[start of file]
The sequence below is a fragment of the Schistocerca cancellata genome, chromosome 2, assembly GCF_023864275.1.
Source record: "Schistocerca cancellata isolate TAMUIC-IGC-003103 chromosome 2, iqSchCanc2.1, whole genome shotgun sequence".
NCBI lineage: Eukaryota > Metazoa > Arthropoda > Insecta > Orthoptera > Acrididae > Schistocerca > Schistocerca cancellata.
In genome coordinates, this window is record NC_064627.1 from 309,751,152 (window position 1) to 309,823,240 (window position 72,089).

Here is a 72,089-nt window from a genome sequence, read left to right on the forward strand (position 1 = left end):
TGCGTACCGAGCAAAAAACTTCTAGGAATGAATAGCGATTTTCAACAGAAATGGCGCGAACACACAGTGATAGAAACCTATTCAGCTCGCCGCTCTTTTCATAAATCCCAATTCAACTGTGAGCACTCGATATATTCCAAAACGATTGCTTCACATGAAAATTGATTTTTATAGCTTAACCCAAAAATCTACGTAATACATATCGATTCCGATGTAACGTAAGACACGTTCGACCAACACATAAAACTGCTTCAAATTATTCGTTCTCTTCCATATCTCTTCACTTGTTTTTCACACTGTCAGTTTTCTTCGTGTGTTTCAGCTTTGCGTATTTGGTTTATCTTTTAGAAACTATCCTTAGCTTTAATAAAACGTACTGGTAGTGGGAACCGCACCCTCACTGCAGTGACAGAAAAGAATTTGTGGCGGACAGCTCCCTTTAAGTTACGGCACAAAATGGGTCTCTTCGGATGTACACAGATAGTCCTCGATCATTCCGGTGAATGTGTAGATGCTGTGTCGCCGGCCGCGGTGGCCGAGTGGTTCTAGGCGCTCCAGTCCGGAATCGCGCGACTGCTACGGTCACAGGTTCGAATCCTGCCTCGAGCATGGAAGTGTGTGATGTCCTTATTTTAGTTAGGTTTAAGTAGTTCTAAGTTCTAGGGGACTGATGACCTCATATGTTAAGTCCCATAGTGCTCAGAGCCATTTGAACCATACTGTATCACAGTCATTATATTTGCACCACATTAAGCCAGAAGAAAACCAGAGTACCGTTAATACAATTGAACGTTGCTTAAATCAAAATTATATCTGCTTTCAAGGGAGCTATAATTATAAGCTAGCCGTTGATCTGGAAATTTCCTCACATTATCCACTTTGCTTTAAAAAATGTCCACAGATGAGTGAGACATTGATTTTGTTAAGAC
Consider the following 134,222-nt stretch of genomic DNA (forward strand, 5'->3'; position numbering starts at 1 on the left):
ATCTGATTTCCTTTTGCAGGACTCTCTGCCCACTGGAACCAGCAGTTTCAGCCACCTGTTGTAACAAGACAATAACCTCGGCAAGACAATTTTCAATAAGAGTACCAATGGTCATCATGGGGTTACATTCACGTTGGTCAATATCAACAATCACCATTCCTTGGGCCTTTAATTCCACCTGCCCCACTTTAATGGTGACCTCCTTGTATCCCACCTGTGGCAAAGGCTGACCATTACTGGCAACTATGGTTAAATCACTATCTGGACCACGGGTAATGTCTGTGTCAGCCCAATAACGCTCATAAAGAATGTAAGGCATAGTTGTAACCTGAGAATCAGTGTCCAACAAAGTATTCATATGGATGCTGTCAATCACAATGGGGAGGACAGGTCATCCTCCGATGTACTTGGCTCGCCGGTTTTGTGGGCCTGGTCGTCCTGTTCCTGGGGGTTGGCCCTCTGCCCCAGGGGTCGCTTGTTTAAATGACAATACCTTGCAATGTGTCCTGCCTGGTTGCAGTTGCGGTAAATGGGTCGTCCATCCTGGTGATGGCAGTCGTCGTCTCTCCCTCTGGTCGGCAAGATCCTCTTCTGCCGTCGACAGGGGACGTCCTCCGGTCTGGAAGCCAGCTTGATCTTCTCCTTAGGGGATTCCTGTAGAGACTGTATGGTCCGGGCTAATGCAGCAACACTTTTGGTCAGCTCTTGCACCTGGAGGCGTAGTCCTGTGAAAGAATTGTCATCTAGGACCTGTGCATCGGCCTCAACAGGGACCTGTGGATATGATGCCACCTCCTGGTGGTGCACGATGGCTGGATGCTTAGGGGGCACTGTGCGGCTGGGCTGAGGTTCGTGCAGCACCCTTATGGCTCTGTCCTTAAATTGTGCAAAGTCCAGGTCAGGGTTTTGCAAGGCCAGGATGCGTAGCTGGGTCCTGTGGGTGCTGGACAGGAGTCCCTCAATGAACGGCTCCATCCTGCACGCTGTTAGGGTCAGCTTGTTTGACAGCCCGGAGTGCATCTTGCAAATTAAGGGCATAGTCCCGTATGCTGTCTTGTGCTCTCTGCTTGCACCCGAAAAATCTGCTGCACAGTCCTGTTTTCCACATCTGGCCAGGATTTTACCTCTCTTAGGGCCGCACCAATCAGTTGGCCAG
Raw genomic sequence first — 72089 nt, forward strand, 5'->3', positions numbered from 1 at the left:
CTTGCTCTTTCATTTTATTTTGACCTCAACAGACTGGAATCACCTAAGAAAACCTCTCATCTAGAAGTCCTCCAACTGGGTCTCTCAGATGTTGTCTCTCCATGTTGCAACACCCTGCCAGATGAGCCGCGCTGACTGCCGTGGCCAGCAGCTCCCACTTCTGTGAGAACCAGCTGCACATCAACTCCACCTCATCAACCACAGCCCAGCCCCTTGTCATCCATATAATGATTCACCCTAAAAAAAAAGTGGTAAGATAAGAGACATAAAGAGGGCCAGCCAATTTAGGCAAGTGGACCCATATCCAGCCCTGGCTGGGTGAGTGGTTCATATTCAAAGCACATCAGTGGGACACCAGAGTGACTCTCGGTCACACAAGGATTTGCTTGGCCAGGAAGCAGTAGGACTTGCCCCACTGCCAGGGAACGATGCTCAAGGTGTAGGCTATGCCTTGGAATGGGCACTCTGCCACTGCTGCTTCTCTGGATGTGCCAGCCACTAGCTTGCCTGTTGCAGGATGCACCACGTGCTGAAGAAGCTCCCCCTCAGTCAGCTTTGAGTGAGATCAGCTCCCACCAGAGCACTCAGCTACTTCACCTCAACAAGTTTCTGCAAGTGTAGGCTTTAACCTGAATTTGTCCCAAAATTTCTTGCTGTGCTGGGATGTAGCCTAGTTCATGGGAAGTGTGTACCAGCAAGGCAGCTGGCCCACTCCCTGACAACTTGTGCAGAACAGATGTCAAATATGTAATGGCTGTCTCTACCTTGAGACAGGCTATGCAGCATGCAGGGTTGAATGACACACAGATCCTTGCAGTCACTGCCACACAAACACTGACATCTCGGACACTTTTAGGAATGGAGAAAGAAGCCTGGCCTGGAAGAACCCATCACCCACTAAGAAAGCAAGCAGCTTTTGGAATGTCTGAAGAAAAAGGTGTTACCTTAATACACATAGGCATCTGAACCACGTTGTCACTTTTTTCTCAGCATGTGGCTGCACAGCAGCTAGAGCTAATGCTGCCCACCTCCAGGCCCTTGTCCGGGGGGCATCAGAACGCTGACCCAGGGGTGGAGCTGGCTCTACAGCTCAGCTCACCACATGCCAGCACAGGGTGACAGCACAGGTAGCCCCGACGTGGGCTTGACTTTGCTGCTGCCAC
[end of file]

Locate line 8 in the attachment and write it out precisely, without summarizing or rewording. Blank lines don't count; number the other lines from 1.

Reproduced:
ATCTGATTTCCTTTTGCAGGACTCTCTGCCCACTGGAACCAGCAGTTTCAGCCACCTGTTGTAACAAGACAATAACCTCGGCAAGACAATTTTCAATAAGAGTACCAATGGTCATCATGGGGTTACATTCACGTTGGTCAATATCAACAATCACCATTCCTTGGGCCTTTAATTCCACCTGCCCCACTTTAATGGTGACCTCCTTGTATCCCACCTGTGGCAAAGGCTGACCATTACTGGCAACTATGGTTAAATCACTATCTGGACCACGGGTAATGTCTGTGTCAGCCCAATAACGCTCATAAAGAATGTAAGGCATAGTTGTAACCTGAGAATCAGTGTCCAACAAAGTATTCATATGGATGCTGTCAATCACAATGGGGAGGACAGGTCATCCTCCGATGTACTTGGCTCGCCGGTTTTGTGGGCCTGGTCGTCCTGTTCCTGGGGGTTGGCCCTCTGCCCCAGGGGTCGCTTGTTTAAATGACAATACCTTGCAATGTGTCCTGCCTGGTTGCAGTTGCGGTAAATGGGTCGTCCATCCTGGTGATGGCAGTCGTCGTCTCTCCCTCTGGTCGGCAAGATCCTCTTCTGCCGTCGACAGGGGACGTCCTCCGGTCTGGAAGCCAGCTTGATCTTCTCCTTAGGGGATTCCTGTAGAGACTGTATGGTCCGGGCTAATGCAGCAACACTTTTGGTCAGCTCTTGCACCTGGAGGCGTAGTCCTGTGAAAGAATTGTCATCTAGGACCTGTGCATCGGCCTCAACAGGGACCTGTGGATATGATGCCACCTCCTGGTGGTGCACGATGGCTGGATGCTTAGGGGGCACTGTGCGGCTGGGCTGAGGTTCGTGCAGCACCCTTATGGCTCTGTCCTTAAATTGTGCAAAGTCCAGGTCAGGGTTTTGCAAGGCCAGGATGCGTAGCTGGGTCCTGTGGGTGCTGGACAGGAGTCCCTCAATGAACGGCTCCATCCTGCACGCTGTTAGGGTCAGCTTGTTTGACAGCCCGGAGTGCATCTTGCAAATTAAGGGCATAGTCCCGTATGCTGTCTTGTGCTCTCTGCTTGCACCCGAAAAATCTGCTGCACAGTCCTGTTTTCCACATCTGGCCAGGATTTTACCTCTCTTAGGGCCGCACCAATCAGTTGGCCAG